News & Events

An ‘Asylum for Decayed Actors’ founded

May 7, 2019

Actor George Coppin knew only too well the hardships that many actors faced in early colonial times. Just as he saw a need to provide homes for ‘necessitous old colonists’ so too did he see the need to set up an asylum for ‘decayed actors.’

The Australasian Dramatic and Musical Association was founded in 1871.

Coppin was determined ‘to provide a home in old age and infirmity for deserving members of the Society.’[1]

Never shy about asking for funds, Coppin used the curtain call following H J Byron’s comedy-drama A Fool as He Looks to call for donations to the ‘asylum for the relief of the dramatic profession and others connected with public amusements.

“The poor player that struts and frets his hour upon the stage will then find a home in which he may pass the remainder of his days in peace and comfort.”[2]

Another fundraising function at the Theatre Royal on 24 December 1871[3]commanded a donation of 10 guineas from Spiers and Pond, noted caterers and event managers of their day. They catered for the first Melbourne Cup in 1861, and ran Café de Paris, the restaurant at the Theatre Royal.

Membership of the Association extended beyond Victoria. Coppin, ever the realist, recognised that actors led a travelling life, and thus established the ‘asylum’ for recognised members who had been working in the profession for three years. The list of eligible performers and others with theatrical links was long, including: managers, actors, actresses, operative artists, musicians, dancing and singing, authors…and so on.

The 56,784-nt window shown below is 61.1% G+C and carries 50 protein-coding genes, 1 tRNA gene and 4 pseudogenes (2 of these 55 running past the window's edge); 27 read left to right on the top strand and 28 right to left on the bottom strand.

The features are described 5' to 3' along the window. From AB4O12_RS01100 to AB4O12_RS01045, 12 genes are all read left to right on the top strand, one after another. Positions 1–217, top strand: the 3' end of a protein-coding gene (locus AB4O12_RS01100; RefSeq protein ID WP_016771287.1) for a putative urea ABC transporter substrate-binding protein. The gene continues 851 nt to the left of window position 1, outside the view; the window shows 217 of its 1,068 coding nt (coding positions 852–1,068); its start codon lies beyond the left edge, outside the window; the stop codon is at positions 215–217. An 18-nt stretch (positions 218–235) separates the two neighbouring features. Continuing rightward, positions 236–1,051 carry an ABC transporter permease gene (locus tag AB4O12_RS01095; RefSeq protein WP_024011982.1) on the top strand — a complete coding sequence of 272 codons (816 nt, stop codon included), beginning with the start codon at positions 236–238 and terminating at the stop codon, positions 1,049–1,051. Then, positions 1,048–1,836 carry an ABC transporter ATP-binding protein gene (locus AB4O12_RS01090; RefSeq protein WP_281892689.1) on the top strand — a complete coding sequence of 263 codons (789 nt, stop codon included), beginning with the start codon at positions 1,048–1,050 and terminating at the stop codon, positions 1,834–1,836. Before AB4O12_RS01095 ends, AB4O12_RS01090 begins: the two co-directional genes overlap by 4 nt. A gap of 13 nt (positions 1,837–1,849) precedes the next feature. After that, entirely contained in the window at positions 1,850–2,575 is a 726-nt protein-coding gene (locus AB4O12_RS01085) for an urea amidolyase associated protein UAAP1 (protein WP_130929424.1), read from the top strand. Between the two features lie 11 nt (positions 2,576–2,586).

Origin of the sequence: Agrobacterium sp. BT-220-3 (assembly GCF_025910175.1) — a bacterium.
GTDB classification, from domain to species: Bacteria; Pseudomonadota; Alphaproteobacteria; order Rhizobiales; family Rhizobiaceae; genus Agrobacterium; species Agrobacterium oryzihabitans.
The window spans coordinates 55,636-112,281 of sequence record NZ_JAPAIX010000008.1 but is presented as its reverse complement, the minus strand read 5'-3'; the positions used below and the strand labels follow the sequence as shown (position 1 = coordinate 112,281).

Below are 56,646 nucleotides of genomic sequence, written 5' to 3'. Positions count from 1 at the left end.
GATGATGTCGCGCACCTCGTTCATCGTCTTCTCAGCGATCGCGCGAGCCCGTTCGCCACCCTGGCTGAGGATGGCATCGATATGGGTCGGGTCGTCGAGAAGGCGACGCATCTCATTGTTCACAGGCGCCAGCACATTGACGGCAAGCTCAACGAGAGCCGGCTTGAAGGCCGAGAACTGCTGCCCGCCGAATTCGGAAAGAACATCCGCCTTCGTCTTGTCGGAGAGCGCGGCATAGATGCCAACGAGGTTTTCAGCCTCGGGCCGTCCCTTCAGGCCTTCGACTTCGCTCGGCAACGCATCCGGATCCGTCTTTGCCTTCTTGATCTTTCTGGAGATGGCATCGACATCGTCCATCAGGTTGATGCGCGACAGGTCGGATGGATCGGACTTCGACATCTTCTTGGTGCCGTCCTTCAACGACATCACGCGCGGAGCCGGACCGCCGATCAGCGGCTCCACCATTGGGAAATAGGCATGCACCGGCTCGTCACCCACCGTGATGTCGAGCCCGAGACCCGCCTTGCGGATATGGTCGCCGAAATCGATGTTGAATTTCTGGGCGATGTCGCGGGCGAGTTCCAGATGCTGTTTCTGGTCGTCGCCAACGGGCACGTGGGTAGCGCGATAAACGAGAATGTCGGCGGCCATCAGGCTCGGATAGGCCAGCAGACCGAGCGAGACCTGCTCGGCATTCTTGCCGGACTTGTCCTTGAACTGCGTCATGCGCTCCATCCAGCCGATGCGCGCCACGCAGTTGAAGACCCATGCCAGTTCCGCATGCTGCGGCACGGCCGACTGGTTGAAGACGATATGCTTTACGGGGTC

The government of the day granted land next to and to the north of the Old Colonists’ Homes on 7 January 1878. Only three cottages were built. Known as the Dramatic Homes, they included the bluestone Founder’s Cottage containing two apartments, another home the G V Brooke Cottage, after Coppin’s partner, in 1876. The third, ‘Avon’, was built later, and was replaced by The Lodge in 1973.

The Australasian Dramatic and Musical Association predated the UK Actors’ Benevolent Fund by ten years.

[1]Argus 1 October 1871
[2]Argus, 19 April 1871, page 6
[3]The Argus 25 December 1871, page 6

Caption: Christopher Pond (left) and Felix Spiers were among early donors to the Australasian Dramatic and Musical Association.

Sanctuary is how artist Gillian Coates describes her home at Currie Park, OCAV’s village in Euroa. “When I go to Melbourne and I am heading back to Euroa, I can’t wait to get home to the peacefulness of this place. It is like a sanctuary for me."

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